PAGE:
On Jan. 26, 2020, basketball legend Kobe Bryant tragically passed away in a helicopter crash. Bryant was only 41 at the time of death. He was one of nine people involved in the fatal crash, another of which included his 13-year-old daughter Gianna.
It was not an unusual occurrence for Bryant to travel by helicopter. In fact, he frequently relied on helicopter usage to avoid the LA traffic before Lakers games. In this case, Bryant, along with his daughter Gianna and seven others, were traveling to a Mamba Sports Academy basketball game. However, they never made it to the game.
The cause of the helicopter’s fatal crash is still under investigation. Yet the crash most likely occurred as a result of the thick fog surrounding Southern California on that Sunday morning. According to the New York Times, the helicopter received special approval to fly, even though the weather conditions were worse than usual standards for flying. [2H1]
Of those involved in the crash, other victims include John Altobelli, 56, baseball coach at Orange Coast College, his wife Keri and daughter Alyssa, Sarah and Payton Chester, a mother and daughter from Orange County, Christina Mauser, a California basketball coach and Ara Zobayan, the pilot.
In the wake of this tragedy, mourners have recalled Bryant’s reflection on how he wanted to be remembered in a 2015 ESPN interview: “I’ve always said that I wanted to be remembered as a player that didn’t waste a moment … didn’t waste a day.”
Bryant’s impeccable skill and devotion to winning on the court won him “respect from rivals and inspired those who followed him into the game,” wrote The New York Times. He was drafted onto the Los Angeles Lakers in 1996, leading them to five championships and earning him the ‘All-Star’ title in 18 of his 20 seasons on the team.
NBA commissioner Adam Silver said, “For 20 seasons, Kobe showed us what is possible when remarkable talent blends with an absolute devotion to winning. Bryant will be remembered most for inspiring people around the world to pick up a basketball and compete to the very best of their ability.”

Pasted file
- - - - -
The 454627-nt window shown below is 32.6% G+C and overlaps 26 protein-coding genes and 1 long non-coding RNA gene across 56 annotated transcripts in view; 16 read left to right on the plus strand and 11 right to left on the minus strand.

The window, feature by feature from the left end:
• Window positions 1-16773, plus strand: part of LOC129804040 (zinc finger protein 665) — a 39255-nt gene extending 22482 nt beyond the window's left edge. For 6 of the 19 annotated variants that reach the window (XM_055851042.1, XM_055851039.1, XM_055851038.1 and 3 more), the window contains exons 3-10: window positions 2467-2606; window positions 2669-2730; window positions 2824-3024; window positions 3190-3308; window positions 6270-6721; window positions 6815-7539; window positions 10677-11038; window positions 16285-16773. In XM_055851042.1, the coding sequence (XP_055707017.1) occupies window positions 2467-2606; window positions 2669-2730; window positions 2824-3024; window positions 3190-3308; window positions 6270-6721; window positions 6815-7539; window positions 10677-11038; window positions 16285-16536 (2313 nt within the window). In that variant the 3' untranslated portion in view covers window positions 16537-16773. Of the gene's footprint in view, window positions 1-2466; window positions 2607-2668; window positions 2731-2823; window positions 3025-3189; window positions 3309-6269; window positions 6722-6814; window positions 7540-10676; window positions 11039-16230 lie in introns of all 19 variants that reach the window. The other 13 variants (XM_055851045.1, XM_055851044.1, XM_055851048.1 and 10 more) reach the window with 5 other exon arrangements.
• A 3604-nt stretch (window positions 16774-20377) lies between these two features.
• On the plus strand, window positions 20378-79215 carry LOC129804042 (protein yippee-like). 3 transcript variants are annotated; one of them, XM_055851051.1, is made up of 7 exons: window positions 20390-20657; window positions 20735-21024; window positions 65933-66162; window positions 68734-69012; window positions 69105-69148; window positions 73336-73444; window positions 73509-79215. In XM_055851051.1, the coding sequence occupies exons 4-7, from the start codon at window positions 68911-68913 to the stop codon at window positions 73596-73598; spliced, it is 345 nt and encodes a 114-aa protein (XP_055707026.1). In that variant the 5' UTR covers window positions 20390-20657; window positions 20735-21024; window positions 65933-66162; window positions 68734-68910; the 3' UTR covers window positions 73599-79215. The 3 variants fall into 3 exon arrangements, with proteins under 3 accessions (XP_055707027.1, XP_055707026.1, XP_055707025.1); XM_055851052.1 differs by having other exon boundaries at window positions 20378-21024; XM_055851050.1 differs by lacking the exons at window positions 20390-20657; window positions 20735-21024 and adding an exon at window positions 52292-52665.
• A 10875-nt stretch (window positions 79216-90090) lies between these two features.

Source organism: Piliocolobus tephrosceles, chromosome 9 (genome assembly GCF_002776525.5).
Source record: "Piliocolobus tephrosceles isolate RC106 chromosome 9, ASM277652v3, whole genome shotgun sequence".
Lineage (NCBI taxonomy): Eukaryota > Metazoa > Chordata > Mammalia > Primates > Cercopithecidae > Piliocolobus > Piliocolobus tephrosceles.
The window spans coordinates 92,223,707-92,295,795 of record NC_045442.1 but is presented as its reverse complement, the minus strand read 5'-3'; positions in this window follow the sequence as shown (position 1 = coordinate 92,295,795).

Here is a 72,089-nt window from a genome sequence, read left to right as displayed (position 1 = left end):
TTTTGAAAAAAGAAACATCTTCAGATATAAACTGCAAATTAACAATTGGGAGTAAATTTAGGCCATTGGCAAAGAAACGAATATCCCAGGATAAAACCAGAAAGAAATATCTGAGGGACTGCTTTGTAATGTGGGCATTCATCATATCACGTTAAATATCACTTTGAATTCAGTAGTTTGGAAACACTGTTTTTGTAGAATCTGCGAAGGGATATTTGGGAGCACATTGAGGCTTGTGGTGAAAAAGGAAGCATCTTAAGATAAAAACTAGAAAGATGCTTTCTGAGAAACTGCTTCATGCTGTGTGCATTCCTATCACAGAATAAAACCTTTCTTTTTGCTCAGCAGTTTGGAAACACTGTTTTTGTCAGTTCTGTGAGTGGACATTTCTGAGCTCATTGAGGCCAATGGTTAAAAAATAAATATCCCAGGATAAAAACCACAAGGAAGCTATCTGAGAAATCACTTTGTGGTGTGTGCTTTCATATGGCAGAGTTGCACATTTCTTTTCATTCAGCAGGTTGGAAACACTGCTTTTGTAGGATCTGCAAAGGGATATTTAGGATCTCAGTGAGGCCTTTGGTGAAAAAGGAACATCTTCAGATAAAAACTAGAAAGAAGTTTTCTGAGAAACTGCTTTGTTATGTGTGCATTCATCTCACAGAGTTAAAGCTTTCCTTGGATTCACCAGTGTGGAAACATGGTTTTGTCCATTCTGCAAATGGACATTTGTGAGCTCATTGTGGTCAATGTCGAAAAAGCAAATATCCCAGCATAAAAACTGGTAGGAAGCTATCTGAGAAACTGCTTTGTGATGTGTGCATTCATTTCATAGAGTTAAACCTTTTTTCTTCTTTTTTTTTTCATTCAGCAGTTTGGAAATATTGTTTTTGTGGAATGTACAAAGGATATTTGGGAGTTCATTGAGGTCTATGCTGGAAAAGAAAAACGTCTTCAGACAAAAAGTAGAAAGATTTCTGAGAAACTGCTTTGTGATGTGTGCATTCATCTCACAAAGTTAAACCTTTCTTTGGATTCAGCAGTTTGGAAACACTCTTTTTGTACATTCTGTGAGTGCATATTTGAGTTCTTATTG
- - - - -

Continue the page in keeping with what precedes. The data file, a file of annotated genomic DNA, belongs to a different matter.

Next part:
Bryant’s daughter Gianna inherited his love and dedication to the sport. Nicknamed Gigi, she played at his school, the Mamba Sports Academy, and was determined to play basketball for the University of Connecticut and then in the WNBA.
“The best thing that happens is when we go out and fans would come up to me and she’ll be standing next to me and they’ll be like, ‘You’ve gotta have a boy … You gotta have somebody to carry on your tradition, the legacy.’ “She’s like, ‘Oy, I got this. Don’t need no boy for that.’ I’m like, that’s right. Yes, you do, you got this,” Bryant said about Gianna while on Jimmy Kimmel Live.
Bryant and Gianna are survived by wife and mother Vanessa Bryant, as well as three daughters and sisters Natalia, 17, Bianka, 3 and Capri Kobe Bryant, who was born last June. However, their legacy will persist for over a lifetime.
“Los Angeles is mourning the loss of one of our most beloved legends and icons,” California Rep. Maxine Water said in a statement following Bryant’s death. “Though he is no longer with us, our city will never forget what he meant to us, and we will keep his legacy alive forever.”
Outside of the Staples Center, millions of fans gathered to honor the place where they watched the basketball legend play the game he loved. Shrines and vigils honoring Bryant were spread throughout the city. Los Angeles City Hall and LAX Airport were lit up in purple and gold – the Laker’s colors – to shine a light on the man he was.
Bryant’s passing touched the world in its entirety. The Dallas Mavericks are retiring the number 24 out of respect for Bryant. “Kobe was an ambassador for our game, a decorated legend and a global icon. Above all, he was a loving and dedicated father,” Mavericks owner Mark Cuban said in a statement.
Joe Rivas, LA resident and fan, summarized the nations’ grief: “It’s beyond basketball.” May Kobe Bryant, Gianna Bryant and the other victims rest in peace.
Image courtesy of Inc.com